As it turned out, finishing the project was the easy part‹it was getting it shown that proved nearly impossible. By necessity Kalmenson turned into Super Salesman. Audiences enjoyed the picture, but the major festivals were not interested. Sundance passed. "I went to Sundance and screened it anyway at what I called 'Soul-Dance,' the most exclusive festival in Park City‹just one film," he laughed. "I got video projection in Park City and fliered the town like a maniac, every single line [waiting for a show] and bulletin board. I took over a conference room in a hotel. I called it 'Soul-Dance' but for me it was really 'Scam-Dance,' I couldn't let my title disappear with the avalanche of titles that were there."

He did get some attention. Ultimately, he was able to raise money through sales to foreign markets, but no North American sales were forthcoming. Still Kalmenson would not give up. "I always knew I would find a way to get the picture played," he said. "All I ever wanted as an actor, a comedian, a writer, was a shot, the opportunity to let the public decide. Get to the audience, the final arbiter. Hollywood is a gate-keeper business. I am not twenty-something with a million opportunities ahead. This is my shot."

So he took a deep breath and ran for the final touchdown. He formulated a strategy to co-opt the function of distributor. He created a trailer that played for a week on E! Television and convinced two theatres to give him his shot. Every minute of his day is spent trying to reach audiences, and this week will determine whether the film flies with the public. In any case, Kalmenson is already a success at pure steadfastness and refusal to stop at Hollywood red lights.

A Whole Neo World

As in the case of Bill Kalmenson, artists in Los Angeles are steadily proving that it is not simply economic prospects that drive them, but real commitment to the artistry itself. For years Theatre Geo, the dreamchild of theatrical angel Geo Hartley, consistently presented some of the best 99-seat productions in town. About 200 actors and other theatre artists peopled a non-dues-paying company, acting and producing scores of plays that received strong critical attention and unusually high popularity. When Hartley lost his lease last year on the La Brea Avenue theatre he had so lovingly designed, the company closed‹with some hope of reviving. Unfortunately, Hartley could not find a new right location, so he pulled out of the organization.

The company Hartley built, however, had no intention of disappearing. If he was not to lead them to their next destination, they would take what they'd learned from his expertise and create their own work. With Hartley's best wishes and emotional support, the company was recreated as Theatre Neo. Based now at the Hudson Avenue Theatre, Theatre Neo is currently in the midst of its fourth successful and critically acclaimed production: a series of one-acts under the umbrella title Neo Confidentials, which has been extended through October.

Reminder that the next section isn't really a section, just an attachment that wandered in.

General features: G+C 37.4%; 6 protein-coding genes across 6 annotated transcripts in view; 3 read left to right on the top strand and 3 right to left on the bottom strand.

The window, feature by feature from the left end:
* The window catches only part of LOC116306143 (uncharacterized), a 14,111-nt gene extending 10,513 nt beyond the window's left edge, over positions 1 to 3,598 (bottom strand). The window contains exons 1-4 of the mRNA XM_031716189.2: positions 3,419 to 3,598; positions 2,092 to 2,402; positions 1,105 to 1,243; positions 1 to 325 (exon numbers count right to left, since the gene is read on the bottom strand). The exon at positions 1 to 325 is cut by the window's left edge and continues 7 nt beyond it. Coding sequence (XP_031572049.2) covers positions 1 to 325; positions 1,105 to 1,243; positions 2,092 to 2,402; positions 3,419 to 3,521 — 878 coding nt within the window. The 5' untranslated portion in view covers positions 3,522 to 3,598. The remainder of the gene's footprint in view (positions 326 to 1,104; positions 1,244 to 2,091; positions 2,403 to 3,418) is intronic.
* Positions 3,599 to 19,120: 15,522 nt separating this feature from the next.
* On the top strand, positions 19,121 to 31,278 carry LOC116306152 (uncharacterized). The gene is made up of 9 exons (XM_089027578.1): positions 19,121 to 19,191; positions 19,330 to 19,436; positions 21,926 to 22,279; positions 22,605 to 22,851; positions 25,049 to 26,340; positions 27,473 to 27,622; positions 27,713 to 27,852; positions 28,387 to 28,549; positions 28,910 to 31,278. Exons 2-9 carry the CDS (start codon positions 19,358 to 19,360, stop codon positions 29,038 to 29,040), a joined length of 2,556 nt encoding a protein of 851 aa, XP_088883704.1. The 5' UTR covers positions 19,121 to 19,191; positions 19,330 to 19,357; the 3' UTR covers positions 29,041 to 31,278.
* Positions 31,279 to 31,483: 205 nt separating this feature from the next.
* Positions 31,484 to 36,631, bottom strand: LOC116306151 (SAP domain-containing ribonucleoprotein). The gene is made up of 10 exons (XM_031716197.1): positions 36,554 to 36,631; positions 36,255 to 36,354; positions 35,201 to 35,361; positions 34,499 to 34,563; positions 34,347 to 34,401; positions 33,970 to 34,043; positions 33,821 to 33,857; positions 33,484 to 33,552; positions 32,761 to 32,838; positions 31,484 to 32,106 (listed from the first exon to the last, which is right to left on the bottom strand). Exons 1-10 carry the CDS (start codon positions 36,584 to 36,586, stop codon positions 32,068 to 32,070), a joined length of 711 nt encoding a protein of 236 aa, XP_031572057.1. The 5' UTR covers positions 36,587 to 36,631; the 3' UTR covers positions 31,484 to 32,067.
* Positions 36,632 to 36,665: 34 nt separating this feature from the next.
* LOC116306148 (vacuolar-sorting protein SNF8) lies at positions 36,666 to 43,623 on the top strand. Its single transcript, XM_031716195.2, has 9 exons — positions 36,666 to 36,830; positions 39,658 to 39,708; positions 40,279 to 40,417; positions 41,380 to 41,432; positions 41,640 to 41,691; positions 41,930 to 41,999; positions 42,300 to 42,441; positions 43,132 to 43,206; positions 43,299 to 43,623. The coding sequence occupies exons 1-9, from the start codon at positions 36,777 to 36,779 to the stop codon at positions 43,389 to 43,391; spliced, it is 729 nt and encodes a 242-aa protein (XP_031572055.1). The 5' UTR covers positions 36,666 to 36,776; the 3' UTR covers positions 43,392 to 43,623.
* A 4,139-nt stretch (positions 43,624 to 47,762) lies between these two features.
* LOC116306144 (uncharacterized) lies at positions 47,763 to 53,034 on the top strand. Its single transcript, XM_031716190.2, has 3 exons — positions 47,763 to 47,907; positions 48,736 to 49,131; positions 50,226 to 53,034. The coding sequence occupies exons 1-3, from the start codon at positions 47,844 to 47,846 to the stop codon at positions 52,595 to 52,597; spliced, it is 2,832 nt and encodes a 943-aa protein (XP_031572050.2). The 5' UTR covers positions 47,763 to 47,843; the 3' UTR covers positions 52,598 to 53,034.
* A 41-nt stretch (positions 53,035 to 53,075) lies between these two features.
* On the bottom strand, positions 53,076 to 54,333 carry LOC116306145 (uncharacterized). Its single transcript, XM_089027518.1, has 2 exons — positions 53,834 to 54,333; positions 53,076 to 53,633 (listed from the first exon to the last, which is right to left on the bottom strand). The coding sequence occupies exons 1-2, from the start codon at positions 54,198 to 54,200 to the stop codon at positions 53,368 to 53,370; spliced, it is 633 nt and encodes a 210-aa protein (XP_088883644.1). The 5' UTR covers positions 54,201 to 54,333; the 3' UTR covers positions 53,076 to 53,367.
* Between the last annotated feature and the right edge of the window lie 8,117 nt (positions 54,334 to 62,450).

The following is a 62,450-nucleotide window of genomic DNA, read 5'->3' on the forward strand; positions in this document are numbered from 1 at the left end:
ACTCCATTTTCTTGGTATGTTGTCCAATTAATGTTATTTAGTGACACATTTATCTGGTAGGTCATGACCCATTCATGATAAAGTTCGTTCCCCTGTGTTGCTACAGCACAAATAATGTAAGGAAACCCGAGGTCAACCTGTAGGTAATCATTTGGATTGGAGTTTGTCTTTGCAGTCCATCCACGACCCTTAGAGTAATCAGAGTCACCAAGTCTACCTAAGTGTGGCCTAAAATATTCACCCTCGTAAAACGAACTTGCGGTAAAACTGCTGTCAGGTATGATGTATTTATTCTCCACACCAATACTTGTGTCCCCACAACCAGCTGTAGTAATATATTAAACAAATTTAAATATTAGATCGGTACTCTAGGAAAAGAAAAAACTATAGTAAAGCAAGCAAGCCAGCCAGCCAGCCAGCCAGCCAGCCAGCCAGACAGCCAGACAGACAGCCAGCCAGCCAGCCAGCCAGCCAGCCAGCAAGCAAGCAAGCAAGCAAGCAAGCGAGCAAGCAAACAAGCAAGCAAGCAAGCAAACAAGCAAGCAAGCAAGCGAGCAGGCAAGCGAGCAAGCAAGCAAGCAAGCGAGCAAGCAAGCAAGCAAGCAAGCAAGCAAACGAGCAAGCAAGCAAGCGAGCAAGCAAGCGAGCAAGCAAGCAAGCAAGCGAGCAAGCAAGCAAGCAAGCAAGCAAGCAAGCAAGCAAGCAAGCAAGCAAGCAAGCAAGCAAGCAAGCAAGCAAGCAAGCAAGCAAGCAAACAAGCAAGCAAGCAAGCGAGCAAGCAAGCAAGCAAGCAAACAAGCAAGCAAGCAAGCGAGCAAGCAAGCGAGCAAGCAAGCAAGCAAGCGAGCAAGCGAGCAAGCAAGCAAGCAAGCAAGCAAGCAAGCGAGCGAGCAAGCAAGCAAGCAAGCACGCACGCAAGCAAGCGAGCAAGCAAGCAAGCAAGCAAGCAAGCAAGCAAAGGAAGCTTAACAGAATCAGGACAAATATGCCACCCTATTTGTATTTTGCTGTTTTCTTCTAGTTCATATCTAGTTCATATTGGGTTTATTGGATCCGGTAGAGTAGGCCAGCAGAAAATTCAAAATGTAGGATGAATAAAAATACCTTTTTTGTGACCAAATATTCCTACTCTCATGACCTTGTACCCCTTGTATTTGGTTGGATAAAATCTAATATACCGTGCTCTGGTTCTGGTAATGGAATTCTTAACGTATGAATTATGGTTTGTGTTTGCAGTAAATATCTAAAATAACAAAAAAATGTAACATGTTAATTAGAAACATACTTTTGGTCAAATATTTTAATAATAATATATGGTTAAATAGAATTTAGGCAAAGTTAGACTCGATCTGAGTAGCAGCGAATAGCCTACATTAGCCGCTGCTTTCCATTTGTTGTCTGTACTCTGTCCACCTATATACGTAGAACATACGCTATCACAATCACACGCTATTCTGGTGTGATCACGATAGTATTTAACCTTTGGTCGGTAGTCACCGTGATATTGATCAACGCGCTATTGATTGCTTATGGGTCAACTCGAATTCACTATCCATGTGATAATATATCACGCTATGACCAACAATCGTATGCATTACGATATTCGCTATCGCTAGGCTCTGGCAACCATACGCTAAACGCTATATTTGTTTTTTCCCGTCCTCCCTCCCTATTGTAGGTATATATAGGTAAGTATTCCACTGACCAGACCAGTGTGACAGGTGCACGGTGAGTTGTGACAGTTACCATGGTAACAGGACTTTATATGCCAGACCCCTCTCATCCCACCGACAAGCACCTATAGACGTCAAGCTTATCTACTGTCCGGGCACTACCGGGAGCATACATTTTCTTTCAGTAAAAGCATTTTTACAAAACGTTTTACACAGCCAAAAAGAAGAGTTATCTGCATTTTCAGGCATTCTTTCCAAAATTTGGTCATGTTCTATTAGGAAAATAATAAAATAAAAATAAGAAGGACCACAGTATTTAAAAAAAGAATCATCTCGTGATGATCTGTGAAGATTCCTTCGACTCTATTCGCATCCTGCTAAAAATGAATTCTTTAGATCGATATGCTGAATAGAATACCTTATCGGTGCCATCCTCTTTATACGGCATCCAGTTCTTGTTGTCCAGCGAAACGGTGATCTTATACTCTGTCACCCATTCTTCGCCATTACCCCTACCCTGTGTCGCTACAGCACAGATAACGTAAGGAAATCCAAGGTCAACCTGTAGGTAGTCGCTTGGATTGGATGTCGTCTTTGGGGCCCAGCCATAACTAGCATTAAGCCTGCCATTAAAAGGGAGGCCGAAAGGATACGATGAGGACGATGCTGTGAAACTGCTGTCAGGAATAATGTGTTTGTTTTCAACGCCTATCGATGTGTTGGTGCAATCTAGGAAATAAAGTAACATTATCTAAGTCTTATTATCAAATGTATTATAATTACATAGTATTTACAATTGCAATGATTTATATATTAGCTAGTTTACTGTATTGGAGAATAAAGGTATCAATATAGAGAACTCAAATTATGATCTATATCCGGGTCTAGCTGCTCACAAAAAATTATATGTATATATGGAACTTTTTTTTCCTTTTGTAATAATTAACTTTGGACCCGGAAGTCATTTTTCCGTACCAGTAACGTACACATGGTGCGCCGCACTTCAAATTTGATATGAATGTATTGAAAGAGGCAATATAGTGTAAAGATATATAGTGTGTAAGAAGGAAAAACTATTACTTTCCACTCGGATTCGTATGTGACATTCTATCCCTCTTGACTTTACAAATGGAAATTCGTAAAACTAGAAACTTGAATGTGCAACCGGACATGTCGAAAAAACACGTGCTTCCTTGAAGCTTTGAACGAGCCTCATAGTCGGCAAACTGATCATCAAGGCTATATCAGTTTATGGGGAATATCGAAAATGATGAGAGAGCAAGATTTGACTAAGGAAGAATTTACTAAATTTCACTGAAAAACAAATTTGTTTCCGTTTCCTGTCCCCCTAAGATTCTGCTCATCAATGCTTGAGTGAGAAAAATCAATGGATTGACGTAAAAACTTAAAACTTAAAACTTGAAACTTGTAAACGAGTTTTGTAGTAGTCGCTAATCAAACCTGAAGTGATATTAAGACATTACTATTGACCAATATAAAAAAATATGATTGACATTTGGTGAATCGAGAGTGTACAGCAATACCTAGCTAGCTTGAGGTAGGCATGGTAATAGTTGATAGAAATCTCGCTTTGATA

At the helm of Theatre Geo is Wendy Worthington, whom most will recognize as Jack's sadistic masseur in a clever Jack-in-the-Box commercial. For Worthington, who had escaped her duties as a theatre administrator in Philadelphia to try her luck as an actor in Hollywood, Theatre Geo was a way in. The company afforded her great opportunities onstage as well as jump-starting her television career when casting directors saw her in a monologue night. Against her better judgement, but with great heart, Worthington is applying her administrative skills to keep Theatre Neo running with very small dues from the 210 members. By all accounts it is working.

As for Geo Hartley, he is thrilled that the actors he inspired have taken to drive their own destiny. He is always supportive and fills their house for at least one performance of each show. Knowing how important theatre has been in his life, he is happy to see the art form and institution helping create new and younger artists. "Acting shaped me into the man I am more than anything else," said Hartley. "I wanted to give back somehow. I didn't realize how hard it would be, but I enjoyed every minute of it and created yet another layer of family for myself."

How does he feel about the new company making a play on his name? "They can benefit from it, it is not the same name, yet it is derivative and has some value," he said. "I thought it was clever. My first thought was I hope they want to make their own mark. When I realized they were doing that, I was very flattered." BSW/D-L